However, it is their accounts of the event that lend credibility to the possibility that Hunter S Thompson may have been murdered by his own government. Both his son and his wife have stated that no gunshot could be heard, despite being on the phone to his wife at the time, and in the room next to his son. A dull thud, like the sound of a book falling onto the floor, was the description. This is the sound a silenced gun makes, which is not the typed of gun Thompson used to kill himself, and not even something he owned at all. This is the sound one might here over the phone or through the wall had a person been shot by an assassin. There are also varying accounts of the finding of Thompson’s body, as he has been described as having been found sitting on a chair in front of his typewriter, but he was on the phone to his wife when he supposedly killed himself, and not writing, as his final position would suggest. Also, when speaking to his wife moments before dying, Thompson was happy. He had been in high spirits for some time, and gave no indication that he wished to die. The gunshot came suddenly, in the middle of a normal conversation – not exactly a sign of suicide. It had been widely reported that HST was in incredible states of pain and distress in the months and years leading up to his death, but these are exaggerated. Thompson had never been happier with his writing, and his medical conditions were under control – certainly no where near the level reported.
For years Thompson had been a thorn in the side of the American government. The man stood for truth and fought against oppression and corruption. He repeatedly took on the system and won. HST stared Richard Nixon in the eyes and was not beyond kicking him while he was down – or dead, to be precise. He uncovered corruption everywhere, and refused to roll over and accept it. When he felt a system closing in, he would destroy it. He was repeatedly victimised by the police force, and the system in general, but he never stopped fighting. Late in life he found himself victim of an elaborate conspiracy, and taken to court, but he fought back bravely and uncovered widespread corruption.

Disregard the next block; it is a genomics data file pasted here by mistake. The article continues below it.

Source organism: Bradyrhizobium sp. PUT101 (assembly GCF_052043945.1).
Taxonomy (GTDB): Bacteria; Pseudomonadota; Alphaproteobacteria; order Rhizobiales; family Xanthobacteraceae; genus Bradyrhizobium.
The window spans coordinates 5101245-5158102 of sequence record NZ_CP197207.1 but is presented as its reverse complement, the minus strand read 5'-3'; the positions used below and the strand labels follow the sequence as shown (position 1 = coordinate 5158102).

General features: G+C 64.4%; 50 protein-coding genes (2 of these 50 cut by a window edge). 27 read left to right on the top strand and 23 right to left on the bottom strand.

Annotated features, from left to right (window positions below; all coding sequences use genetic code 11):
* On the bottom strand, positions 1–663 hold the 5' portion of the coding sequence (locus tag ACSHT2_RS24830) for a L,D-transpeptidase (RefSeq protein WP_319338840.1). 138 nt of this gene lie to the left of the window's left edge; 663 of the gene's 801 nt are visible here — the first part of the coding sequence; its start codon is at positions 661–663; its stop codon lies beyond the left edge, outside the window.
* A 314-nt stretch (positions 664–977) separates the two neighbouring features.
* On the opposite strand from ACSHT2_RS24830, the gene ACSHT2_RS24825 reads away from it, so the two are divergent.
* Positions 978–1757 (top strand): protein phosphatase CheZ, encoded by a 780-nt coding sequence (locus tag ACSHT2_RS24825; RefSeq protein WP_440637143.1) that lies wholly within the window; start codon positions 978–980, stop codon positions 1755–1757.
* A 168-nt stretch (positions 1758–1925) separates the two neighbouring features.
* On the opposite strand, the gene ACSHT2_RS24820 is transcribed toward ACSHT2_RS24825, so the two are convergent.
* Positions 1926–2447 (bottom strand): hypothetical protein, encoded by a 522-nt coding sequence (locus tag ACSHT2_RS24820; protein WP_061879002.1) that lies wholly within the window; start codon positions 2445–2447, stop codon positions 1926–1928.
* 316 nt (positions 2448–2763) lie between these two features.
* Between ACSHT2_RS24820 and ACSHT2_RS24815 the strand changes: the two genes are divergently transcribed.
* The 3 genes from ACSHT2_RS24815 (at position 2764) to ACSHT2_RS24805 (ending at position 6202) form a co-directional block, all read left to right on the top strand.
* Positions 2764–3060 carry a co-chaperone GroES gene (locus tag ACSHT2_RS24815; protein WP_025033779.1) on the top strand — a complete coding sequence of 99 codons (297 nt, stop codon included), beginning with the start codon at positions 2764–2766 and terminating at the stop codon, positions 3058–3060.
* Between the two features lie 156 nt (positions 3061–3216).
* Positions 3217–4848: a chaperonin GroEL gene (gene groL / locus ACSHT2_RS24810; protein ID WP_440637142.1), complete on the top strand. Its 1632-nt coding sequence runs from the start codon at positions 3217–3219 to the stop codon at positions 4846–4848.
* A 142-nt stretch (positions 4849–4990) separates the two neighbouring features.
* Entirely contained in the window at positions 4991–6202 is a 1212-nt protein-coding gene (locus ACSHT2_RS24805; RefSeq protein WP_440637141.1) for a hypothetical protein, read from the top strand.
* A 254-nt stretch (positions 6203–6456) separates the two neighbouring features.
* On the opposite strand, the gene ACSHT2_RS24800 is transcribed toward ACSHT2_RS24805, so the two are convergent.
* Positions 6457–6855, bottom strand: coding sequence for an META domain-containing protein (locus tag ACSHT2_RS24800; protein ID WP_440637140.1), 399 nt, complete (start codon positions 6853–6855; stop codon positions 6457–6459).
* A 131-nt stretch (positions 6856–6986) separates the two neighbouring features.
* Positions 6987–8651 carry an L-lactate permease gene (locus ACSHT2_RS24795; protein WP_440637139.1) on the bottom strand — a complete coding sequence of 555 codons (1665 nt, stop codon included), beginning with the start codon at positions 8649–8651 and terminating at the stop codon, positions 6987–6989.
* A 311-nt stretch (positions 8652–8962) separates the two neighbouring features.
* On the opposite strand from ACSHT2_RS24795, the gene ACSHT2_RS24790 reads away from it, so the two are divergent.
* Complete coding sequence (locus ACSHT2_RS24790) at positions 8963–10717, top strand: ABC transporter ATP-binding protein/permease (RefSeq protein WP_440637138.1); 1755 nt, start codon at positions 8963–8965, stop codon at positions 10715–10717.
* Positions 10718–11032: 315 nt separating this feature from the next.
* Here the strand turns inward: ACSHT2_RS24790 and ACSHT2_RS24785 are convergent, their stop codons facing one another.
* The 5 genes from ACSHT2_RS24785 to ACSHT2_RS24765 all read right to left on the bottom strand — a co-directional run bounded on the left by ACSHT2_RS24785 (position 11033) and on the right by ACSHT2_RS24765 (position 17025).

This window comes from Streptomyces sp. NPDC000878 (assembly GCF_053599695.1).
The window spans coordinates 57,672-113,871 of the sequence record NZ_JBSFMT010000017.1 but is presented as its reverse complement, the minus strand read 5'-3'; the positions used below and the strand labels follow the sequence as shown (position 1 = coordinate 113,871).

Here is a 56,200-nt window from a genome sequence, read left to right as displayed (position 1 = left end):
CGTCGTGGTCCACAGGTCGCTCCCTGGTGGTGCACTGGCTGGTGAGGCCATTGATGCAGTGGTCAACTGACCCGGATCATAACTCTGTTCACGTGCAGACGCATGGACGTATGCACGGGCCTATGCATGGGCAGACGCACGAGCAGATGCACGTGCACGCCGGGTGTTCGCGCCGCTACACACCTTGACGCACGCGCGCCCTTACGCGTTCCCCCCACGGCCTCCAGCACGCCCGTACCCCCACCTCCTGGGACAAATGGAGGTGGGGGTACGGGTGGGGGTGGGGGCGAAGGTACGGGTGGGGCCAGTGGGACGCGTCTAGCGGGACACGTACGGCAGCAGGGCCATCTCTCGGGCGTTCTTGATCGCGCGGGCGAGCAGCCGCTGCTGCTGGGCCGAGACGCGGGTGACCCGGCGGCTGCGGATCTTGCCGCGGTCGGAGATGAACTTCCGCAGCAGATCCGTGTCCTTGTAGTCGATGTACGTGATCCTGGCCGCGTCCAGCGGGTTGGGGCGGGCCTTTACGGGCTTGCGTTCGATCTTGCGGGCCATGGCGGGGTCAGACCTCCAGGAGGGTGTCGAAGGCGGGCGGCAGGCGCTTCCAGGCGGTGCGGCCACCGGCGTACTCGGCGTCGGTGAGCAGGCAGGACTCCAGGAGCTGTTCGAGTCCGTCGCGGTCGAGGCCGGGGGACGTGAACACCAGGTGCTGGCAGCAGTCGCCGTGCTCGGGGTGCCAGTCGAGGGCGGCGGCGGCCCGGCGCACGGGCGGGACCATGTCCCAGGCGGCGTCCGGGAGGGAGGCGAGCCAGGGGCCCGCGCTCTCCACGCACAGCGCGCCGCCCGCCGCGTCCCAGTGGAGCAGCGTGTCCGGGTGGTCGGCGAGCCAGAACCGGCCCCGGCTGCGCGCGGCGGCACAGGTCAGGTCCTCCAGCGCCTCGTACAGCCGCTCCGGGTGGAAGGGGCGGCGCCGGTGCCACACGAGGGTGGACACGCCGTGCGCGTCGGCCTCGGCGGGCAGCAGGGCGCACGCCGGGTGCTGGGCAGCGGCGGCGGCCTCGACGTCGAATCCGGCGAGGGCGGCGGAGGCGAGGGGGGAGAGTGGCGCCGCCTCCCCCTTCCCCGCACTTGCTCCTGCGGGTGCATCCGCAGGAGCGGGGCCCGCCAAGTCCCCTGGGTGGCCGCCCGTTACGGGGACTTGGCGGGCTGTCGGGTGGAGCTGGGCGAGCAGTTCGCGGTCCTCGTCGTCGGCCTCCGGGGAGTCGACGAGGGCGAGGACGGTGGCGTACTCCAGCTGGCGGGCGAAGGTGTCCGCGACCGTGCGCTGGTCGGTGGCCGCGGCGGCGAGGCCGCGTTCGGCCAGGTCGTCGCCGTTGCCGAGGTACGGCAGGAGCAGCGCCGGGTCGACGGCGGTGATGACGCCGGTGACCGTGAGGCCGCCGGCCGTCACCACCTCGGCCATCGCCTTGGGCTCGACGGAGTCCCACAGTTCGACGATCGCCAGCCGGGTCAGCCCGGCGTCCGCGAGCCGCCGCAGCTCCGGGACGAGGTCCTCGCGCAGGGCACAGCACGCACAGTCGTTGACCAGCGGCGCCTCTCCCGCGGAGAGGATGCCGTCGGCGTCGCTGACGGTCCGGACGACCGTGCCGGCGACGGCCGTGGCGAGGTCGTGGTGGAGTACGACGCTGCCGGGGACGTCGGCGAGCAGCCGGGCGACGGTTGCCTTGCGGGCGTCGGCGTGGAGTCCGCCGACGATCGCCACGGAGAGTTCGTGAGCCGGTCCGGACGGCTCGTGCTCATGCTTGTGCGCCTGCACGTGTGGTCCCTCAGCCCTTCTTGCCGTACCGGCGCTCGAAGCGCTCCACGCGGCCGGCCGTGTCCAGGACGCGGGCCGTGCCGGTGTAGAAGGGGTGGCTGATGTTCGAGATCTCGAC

Yet this was what America needed. Nixon needed a crazy junkie to fight against in order to make him look good. Nixon needed a madman to point at and call the enemy to justify his own sick ways. When Thompson uncovered corruption, the government could say, ‘Thanks Hunter! We need good citizens like you to root out bad seeds!’ and the system looks good again. Thompson fought the government, but that’s exactly what they needed and wanted.
Before his death Thompson believed himself to be in the greatest form of his writing career. He was working on a story about 9/11 that he was sure was the best thing he had ever written. He had told friends that he had discovered hard evidence linking the government to the tragedy, but that there had been consequences. So far, his pain-in-the-ass routine as a journalist had served the government as much as it had served him, but he had gone too far this time. Threatening phone calls had been made. Thompson had been warned about his investigation. He had told friends that he would be ‘suicided’ – that the government would have him killed, but that it would look as though he had done it himself. “They’re gonna make it look like suicide. I know how these bastards think.”
Perhaps this was one of his jokes – the man had a twisted sense of humour. He frequently rubbed people the wrong way, and it is not entirely out of the question that he knew he would kill himself, and that he would started rumours months before his death that ensured his suicide would live on in infamy like the death of Kennedy or Monroe. I could imagine him laughing at the thought. Suicide was not as big a deal for HST as it is for most people, and I could imagine this as his last laugh. But somehow this is not believable. I feel I am clutching at straws, unwilling to believe the US government would murder my hero like they murdered thousands of innocent people on 11th September, 2001.